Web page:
Main Linux kernel vs Ubuntu kernel

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Main Linux kernel vs Ubuntu kernel

Subhashini Rao Beerisetty

[ Please keep me in CC as I'm not subscribed to the list]


Hi All,


Apologies for the dull questions, I’m noob, need to learn lot more stuff.

 

Ubuntu distro has LTS, non-LTS, GA, HWE kernels, what’s the difference between these? Which one should be the best choice for development& validating the hardware?


We’ve a bunch of hardware & test systems, we started this project by opting ubuntu distro 16.04 LTS v4.4 kernel for development of device drivers, test utilities.


I’d like to know, what are the differences between the main Linux kernel and the kernel being used by Ubuntu?


If I need to upgrade our drivers to latest kernel v4.17, what are the best possible ways? In future, is it possible for us to use the current installed 16.04 LTS by just upgrading the Linux kernel version?


Are all the Linux kernel releases are backward compatible?



Can someone clarify me on this?



Thanks


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Re: Main Linux kernel vs Ubuntu kernel

Seth Forshee
On Sat, Jun 09, 2018 at 12:07:12AM +0530, Subhashini Rao Beerisetty wrote:

> [ Please keep me in CC as I'm not subscribed to the list]
>
>
> Hi All,
>
>
> Apologies for the dull questions, I’m noob, need to learn lot more stuff.
>
>
> Ubuntu distro has LTS, non-LTS, GA, HWE kernels, what’s the difference
> between these?

GA: The kernel that originally ships with a given Ubuntu release.

LTS kernel: The GA kernel for an LTS release (not to be confused with
upstream LTS stable kernels - an Ubuntu LTS kernel may or may not also
be an upstream LTS kernel).

HWE kernel: A kernel backported from a non-LTS release to an LTS
release.

> Which one should be the best choice for development& validating the
> hardware?
>
>
> We’ve a bunch of hardware & test systems, we started this project by opting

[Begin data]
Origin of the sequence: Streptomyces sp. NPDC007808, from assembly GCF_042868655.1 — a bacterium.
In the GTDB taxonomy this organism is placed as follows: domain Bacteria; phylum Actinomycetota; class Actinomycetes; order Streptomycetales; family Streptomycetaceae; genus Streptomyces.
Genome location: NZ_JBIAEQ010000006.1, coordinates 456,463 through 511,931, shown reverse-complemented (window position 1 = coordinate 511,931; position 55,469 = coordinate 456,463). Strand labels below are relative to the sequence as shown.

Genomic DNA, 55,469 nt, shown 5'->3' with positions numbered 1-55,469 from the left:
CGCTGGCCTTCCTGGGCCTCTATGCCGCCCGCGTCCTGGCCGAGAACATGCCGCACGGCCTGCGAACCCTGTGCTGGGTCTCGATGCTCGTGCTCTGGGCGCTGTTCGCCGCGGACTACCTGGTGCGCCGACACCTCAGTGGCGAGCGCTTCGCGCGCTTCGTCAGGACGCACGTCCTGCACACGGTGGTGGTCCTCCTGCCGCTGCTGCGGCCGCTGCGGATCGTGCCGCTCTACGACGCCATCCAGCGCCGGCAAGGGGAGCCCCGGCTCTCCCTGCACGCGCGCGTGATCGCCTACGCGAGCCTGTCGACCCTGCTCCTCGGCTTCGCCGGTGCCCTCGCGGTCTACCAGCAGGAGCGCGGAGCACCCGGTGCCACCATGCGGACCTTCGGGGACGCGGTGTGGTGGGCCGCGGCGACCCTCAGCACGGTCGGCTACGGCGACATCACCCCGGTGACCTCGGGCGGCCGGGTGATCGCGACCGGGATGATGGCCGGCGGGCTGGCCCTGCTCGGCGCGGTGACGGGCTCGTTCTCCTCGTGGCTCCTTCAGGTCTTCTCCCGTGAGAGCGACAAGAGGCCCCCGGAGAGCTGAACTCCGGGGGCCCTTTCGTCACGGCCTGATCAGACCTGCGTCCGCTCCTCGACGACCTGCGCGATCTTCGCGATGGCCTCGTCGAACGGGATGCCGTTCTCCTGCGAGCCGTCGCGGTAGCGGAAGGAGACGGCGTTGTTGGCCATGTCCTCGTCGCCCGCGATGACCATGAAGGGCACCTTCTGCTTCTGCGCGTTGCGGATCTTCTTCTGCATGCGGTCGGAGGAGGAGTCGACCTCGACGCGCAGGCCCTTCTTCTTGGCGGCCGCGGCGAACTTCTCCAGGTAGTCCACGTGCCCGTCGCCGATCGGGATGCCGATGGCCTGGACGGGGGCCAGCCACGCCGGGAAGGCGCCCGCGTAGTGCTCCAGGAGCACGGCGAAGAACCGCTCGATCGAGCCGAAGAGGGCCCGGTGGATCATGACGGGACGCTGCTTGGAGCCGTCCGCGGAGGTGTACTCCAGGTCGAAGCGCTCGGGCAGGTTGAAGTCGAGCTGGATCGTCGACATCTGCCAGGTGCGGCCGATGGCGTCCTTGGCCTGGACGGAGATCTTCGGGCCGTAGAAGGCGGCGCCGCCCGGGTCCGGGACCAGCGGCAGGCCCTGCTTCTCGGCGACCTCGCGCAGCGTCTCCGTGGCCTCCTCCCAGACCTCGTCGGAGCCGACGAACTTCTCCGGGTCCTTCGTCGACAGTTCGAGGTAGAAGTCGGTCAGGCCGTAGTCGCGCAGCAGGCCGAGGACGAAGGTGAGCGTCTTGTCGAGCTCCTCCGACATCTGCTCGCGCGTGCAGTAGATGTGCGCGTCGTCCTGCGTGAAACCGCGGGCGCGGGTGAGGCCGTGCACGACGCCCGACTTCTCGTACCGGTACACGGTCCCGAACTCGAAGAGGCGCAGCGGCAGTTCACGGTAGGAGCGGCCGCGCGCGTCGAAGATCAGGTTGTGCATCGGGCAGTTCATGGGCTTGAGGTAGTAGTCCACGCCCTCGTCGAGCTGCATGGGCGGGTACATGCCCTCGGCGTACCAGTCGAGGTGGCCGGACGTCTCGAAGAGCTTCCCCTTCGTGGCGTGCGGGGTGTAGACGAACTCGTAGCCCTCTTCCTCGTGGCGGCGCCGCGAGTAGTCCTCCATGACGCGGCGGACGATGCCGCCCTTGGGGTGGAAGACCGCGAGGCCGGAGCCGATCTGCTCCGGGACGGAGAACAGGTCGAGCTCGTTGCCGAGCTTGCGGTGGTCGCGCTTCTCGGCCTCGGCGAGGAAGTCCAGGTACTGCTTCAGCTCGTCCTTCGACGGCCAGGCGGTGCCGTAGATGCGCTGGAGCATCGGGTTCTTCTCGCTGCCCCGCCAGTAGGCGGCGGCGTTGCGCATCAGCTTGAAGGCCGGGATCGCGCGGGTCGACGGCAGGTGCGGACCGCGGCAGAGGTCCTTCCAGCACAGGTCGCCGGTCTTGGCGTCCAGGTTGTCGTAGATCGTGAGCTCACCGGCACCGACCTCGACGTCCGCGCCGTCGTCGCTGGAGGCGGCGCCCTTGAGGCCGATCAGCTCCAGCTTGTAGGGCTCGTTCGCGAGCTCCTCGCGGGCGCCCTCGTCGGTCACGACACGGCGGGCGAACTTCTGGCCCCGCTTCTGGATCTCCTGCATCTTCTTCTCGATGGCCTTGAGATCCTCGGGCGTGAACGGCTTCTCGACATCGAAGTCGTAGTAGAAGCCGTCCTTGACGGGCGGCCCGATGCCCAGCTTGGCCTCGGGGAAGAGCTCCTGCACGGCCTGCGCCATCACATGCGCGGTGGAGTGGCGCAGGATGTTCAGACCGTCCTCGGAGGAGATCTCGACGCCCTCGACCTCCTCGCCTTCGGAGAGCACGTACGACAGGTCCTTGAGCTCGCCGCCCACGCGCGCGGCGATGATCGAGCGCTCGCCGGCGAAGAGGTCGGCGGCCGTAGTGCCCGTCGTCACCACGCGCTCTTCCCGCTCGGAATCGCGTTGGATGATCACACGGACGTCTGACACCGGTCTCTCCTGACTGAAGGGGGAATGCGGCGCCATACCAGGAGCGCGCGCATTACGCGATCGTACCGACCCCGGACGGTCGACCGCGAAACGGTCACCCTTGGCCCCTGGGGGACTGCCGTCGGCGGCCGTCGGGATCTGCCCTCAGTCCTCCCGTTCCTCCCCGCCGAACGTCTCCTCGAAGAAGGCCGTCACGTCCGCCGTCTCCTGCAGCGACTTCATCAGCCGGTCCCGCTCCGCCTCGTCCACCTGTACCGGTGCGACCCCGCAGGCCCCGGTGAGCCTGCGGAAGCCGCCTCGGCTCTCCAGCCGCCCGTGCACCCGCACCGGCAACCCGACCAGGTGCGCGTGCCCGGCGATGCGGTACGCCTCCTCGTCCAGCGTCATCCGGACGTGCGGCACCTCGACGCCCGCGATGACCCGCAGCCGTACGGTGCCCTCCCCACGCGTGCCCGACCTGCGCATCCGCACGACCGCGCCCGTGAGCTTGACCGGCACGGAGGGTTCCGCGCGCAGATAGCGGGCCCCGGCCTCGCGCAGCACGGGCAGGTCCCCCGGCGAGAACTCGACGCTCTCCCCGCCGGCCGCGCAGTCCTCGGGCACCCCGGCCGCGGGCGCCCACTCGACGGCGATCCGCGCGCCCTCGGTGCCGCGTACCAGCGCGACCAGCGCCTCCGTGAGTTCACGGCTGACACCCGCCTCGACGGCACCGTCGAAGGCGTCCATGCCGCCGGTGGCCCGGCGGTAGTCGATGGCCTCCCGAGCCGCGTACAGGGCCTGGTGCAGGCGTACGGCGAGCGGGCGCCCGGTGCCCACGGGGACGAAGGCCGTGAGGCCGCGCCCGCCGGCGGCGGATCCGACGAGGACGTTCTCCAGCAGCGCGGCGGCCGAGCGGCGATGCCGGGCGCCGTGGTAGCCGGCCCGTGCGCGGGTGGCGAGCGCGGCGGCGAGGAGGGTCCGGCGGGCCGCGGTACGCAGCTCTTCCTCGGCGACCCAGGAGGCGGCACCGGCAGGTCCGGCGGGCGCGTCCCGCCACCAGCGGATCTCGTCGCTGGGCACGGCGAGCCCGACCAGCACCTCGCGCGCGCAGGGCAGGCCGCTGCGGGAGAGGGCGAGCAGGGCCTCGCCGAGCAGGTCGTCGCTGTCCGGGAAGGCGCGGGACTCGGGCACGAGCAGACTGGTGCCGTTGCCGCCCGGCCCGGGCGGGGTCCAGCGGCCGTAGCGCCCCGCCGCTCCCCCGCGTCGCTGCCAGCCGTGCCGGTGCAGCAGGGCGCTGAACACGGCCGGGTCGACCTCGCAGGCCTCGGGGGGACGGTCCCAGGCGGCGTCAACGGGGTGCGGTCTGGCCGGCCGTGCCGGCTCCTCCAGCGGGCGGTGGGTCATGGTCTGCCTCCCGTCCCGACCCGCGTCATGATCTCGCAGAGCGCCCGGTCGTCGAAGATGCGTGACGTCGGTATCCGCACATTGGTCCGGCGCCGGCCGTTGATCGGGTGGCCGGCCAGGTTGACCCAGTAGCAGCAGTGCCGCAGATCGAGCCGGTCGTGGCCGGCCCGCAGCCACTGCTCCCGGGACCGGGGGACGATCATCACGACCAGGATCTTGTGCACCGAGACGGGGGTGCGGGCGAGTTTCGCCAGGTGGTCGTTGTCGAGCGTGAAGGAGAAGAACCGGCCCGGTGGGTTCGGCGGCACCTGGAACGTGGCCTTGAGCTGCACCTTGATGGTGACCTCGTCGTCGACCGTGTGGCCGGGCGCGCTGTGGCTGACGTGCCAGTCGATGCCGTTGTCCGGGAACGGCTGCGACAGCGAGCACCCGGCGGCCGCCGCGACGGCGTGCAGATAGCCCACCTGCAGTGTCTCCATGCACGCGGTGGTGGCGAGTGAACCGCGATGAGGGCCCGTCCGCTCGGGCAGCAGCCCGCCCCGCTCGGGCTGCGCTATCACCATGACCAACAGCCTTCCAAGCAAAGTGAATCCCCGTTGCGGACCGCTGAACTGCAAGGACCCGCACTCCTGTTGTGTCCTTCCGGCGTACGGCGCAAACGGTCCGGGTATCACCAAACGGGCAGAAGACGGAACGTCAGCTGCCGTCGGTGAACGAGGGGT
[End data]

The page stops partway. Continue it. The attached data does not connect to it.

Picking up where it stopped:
> ubuntu distro 16.04 LTS v4.4 kernel for development of device drivers, test
> utilities.

It's difficult to answer your question without more information about
what you're hoping to accomplish. If you want to get new hardware
support into Ubuntu, usually that would land in the upstream kernel
first.

> I’d like to know, what are the differences between the main Linux kernel
> and the kernel being used by Ubuntu?

A given version of Ubuntu takes a specific upstream kernel version and
adds various extras, which may include extra drivers and backported
features from later kernel versions.

> If I need to upgrade our drivers to latest kernel v4.17, what are the best
> possible ways? In future, is it possible for us to use the current
> installed 16.04 LTS by just upgrading the Linux kernel version?

The easiest way to install the latest kernel version onto Ubuntu is to
use our mainline builds [1]. Understand though that these builds are
only for testing and will not receive support as far as fixing bugs,
etc.

> Are all the Linux kernel releases are backward compatible?

In broad strokes yes, as there is a pretty strict policy upstream about
not introducing regressions to userspace. However sometimes issues do
slip in, and you might also see problems if you try to install kernel
packages from a newer Ubuntu release into an older release. The only
supported way to run newer kernels is through the hwe packages, and
those are only provided for LTS releases.

Seth